Printed from the blog of Lori Greene, AHC/CDC, CCPR, FDAI
Allegion
Email: lori_greene@allegion.com, Blog: www.idighardware.com or www.ihatehardware.com


May 08 2018

QQ: Protection Plate Size

Category: Protection Plates,Quick QuestionLori @ 12:18 am Comments (3)
Share

Eyal Bedrik of Entry Systems, Ltd., sent me these photos which help to illustrate what happens when a protection plate is sized incorrectly.  In addition to the requirements for protection plates on fire doors (those are here), there is the very simple question…

How wide should a protection plate be?

For once, this is an easy one to answer.  For single doors, the kick plate width is typically 2 inches less than the nominal door width (36 inches – 2 inches = 34 inches).  This ensures that there is no conflict between the plate and the stops on the frame.  For pairs of doors without a mullion, the width of the plate is usually 1 inch less than the door width.  With a mullion, the single-door formula is typically used – door width minus 2 inches.  This can vary slightly depending on the width of the mullion.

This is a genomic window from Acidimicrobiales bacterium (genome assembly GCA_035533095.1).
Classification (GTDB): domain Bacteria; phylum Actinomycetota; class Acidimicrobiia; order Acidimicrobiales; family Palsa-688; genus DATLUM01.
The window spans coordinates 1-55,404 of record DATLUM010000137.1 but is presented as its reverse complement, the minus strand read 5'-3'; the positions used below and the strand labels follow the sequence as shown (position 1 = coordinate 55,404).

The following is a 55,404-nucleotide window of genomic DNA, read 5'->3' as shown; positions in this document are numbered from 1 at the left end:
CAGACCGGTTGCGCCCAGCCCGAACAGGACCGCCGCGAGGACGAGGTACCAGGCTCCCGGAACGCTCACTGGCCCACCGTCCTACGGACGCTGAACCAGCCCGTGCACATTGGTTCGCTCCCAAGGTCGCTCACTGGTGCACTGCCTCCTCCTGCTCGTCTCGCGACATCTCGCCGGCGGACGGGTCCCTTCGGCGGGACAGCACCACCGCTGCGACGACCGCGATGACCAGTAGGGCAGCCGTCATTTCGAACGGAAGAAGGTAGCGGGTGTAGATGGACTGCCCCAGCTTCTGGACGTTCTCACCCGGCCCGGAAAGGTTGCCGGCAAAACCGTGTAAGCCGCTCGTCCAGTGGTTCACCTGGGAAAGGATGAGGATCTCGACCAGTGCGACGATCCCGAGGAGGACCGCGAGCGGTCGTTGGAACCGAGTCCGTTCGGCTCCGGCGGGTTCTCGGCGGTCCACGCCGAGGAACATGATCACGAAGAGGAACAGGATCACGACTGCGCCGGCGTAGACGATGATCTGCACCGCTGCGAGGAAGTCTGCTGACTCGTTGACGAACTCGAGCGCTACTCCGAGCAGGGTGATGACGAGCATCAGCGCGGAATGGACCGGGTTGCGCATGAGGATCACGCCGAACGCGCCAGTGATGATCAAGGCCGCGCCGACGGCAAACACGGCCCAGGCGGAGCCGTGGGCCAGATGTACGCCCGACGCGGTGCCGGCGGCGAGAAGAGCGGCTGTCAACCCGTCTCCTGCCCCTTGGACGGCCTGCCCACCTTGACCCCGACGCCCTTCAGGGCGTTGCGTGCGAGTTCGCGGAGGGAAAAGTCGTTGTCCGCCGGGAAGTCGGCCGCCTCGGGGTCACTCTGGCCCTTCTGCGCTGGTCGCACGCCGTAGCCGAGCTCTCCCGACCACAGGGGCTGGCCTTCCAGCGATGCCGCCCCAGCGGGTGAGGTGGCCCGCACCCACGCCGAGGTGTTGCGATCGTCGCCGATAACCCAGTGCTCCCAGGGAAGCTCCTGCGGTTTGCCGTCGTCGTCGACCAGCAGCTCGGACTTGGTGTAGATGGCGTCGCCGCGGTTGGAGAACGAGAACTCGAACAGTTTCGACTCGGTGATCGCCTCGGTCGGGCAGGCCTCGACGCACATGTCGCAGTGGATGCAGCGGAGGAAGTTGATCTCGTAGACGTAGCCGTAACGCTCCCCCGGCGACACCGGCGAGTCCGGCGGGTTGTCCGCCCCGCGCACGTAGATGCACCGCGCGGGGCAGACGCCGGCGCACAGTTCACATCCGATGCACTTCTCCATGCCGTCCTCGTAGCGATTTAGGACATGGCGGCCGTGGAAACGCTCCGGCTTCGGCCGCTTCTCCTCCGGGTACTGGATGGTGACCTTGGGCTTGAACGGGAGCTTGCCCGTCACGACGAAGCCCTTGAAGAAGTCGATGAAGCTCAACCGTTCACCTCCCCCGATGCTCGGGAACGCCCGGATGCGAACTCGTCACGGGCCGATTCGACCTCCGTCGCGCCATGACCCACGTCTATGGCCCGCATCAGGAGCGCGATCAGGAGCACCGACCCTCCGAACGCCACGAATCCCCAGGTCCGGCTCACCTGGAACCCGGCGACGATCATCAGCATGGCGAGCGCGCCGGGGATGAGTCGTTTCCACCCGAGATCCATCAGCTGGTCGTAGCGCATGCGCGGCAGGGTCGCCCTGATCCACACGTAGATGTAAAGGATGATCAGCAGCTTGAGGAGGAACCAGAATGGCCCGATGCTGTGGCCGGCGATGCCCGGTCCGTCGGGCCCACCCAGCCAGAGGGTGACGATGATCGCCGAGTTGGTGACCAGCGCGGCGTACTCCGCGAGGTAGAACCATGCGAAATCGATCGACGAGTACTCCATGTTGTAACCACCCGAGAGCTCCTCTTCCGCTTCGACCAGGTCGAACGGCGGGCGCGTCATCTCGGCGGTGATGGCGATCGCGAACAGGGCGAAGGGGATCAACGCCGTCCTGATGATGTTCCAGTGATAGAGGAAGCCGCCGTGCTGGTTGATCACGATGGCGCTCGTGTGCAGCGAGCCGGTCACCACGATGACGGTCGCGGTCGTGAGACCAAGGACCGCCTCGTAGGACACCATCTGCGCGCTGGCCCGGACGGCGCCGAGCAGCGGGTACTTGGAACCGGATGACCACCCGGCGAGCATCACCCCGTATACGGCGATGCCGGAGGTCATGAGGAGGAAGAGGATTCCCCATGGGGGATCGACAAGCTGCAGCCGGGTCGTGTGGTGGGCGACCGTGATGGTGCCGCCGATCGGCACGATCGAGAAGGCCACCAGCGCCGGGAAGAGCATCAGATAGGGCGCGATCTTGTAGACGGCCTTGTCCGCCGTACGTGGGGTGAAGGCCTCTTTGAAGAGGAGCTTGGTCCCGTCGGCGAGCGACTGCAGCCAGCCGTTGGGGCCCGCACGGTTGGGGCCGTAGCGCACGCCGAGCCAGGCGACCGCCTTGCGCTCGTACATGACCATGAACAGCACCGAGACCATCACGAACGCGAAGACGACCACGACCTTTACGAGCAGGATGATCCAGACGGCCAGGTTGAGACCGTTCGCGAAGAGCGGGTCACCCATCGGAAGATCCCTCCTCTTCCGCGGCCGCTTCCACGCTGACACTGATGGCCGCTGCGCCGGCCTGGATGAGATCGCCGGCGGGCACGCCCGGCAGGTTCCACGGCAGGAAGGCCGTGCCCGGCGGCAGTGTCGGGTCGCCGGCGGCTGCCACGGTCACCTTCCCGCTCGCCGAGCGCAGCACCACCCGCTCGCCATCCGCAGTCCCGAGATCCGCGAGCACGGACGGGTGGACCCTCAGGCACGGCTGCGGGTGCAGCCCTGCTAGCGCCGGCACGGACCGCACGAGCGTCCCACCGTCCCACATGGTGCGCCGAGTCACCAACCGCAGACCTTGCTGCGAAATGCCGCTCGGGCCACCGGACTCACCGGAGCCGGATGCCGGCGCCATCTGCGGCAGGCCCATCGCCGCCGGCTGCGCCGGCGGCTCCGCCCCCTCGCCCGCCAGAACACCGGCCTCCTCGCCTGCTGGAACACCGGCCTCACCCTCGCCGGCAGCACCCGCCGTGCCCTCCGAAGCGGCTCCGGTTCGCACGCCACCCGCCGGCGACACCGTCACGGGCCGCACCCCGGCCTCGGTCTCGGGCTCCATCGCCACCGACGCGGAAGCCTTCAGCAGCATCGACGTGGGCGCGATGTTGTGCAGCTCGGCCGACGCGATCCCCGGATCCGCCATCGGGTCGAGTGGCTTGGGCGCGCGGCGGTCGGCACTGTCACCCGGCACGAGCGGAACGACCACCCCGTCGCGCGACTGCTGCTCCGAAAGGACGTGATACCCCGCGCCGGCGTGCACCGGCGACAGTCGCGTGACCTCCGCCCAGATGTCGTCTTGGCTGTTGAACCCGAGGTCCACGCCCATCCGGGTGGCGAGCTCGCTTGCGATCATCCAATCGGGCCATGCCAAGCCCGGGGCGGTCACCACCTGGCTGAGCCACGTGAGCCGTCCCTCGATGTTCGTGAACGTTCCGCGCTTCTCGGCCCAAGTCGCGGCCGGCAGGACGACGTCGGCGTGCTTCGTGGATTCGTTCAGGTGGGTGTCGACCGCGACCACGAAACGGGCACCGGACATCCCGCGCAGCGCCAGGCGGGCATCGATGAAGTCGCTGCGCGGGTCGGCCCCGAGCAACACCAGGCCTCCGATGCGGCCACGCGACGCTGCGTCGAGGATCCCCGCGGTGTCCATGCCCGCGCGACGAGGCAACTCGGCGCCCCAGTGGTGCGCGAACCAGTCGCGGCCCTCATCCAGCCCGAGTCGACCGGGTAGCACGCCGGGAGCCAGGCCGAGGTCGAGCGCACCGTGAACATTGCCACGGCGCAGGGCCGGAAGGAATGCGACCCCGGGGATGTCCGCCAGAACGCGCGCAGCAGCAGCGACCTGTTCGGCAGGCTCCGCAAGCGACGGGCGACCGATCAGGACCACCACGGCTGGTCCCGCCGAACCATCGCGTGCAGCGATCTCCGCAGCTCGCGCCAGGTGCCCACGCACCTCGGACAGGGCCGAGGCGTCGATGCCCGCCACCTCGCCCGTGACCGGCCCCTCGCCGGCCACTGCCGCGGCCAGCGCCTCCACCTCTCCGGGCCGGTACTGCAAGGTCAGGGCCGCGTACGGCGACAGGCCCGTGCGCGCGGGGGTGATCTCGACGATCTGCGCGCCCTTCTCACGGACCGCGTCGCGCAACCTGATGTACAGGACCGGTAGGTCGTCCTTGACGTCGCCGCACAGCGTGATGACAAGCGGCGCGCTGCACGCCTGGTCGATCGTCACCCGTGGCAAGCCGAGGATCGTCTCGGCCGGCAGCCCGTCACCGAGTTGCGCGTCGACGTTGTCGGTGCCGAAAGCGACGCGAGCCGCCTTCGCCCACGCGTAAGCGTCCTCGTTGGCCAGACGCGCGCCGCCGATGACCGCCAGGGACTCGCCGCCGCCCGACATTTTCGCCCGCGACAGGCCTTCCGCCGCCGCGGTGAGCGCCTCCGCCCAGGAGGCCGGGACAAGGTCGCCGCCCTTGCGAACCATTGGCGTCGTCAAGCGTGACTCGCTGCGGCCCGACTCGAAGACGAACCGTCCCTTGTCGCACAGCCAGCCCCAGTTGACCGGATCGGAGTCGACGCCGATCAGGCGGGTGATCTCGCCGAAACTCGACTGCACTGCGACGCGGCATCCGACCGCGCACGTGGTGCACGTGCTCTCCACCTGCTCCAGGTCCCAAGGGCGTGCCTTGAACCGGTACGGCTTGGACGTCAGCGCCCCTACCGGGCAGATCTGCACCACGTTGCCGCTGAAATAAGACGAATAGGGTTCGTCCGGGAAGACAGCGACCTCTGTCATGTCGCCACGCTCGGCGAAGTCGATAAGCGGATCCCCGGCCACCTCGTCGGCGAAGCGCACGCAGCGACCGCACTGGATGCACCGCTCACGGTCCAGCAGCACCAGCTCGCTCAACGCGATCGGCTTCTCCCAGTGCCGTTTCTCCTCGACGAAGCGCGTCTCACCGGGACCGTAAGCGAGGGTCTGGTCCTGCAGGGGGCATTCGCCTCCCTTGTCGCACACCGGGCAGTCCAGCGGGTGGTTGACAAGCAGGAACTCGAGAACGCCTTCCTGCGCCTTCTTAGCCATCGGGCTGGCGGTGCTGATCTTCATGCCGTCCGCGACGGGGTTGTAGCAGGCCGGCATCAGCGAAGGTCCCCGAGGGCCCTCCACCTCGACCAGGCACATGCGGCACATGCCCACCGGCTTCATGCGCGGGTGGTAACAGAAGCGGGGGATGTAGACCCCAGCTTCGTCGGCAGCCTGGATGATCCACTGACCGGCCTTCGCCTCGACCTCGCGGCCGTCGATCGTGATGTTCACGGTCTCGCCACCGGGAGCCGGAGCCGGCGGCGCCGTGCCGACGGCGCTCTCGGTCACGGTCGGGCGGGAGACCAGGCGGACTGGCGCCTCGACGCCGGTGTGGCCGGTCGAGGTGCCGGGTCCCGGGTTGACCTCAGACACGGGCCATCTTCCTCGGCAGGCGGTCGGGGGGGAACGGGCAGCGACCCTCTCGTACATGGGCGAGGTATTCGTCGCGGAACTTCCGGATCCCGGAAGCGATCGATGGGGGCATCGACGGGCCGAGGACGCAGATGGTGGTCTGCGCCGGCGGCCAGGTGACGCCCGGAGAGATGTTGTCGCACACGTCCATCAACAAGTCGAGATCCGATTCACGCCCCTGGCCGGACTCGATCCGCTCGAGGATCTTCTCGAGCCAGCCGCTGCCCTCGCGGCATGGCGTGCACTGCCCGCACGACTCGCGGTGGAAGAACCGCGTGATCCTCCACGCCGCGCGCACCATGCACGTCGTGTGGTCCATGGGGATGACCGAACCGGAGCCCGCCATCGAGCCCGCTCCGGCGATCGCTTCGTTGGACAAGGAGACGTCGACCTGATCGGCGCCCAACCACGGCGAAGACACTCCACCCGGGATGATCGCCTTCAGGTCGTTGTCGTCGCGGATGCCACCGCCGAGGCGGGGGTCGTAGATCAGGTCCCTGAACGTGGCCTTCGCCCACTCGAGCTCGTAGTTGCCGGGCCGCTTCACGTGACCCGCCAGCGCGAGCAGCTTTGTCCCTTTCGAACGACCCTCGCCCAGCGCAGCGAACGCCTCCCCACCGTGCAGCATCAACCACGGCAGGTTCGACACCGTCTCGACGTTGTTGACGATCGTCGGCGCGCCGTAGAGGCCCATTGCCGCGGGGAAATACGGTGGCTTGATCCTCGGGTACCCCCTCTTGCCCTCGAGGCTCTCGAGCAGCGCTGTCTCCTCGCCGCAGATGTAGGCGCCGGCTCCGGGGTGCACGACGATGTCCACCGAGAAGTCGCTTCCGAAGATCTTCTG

This is what happens when your protection plate is too wide:

  

Recent Posts

3 Responses to “QQ: Protection Plate Size”

  1. Greg says:

    The kick plate should be undersized by 1/4″ to account for any surface interruptions on the face of the door including but not limited to frame soffit, mullions, edge guards, soffit mounted weather seals, vertical rod devices, finger guards, etc.

  2. Lloyd says:

    I have a protective plate pet peeve- the plate should line up with the bottom of the door. When the installer leaves an unprotected strip at the bottom of the door it gets scuffed up and defeats the purpose of having protection. To do it right you need to install the plates before hanging the door.

  3. DAVID FEDERICO says:

    This happens all too often when inexperienced so called door consultants (think handyman) begin to spec hardware they know nothing about .Common in Hospitals, Schools,Universities .

Leave a Reply



This website or its third party tools use cookies, which are necessary to its functioning and required to achieve the purposes illustrated in the cookie policy. If you want to know more or withdraw your consent to all or some of the cookies, please refer to the cookie policy. By closing this banner, scrolling this page, clicking a link or continuing to browse otherwise, you agree to the use of cookies.

This website or its third party tools use cookies, which are necessary to its functioning and required to achieve the purposes illustrated in the cookie policy. If you want to know more or withdraw your consent to all or some of the cookies, please refer to the cookie policy. By closing this banner, scrolling this page, clicking a link or continuing to browse otherwise, you agree to the use of cookies.

>
Feedback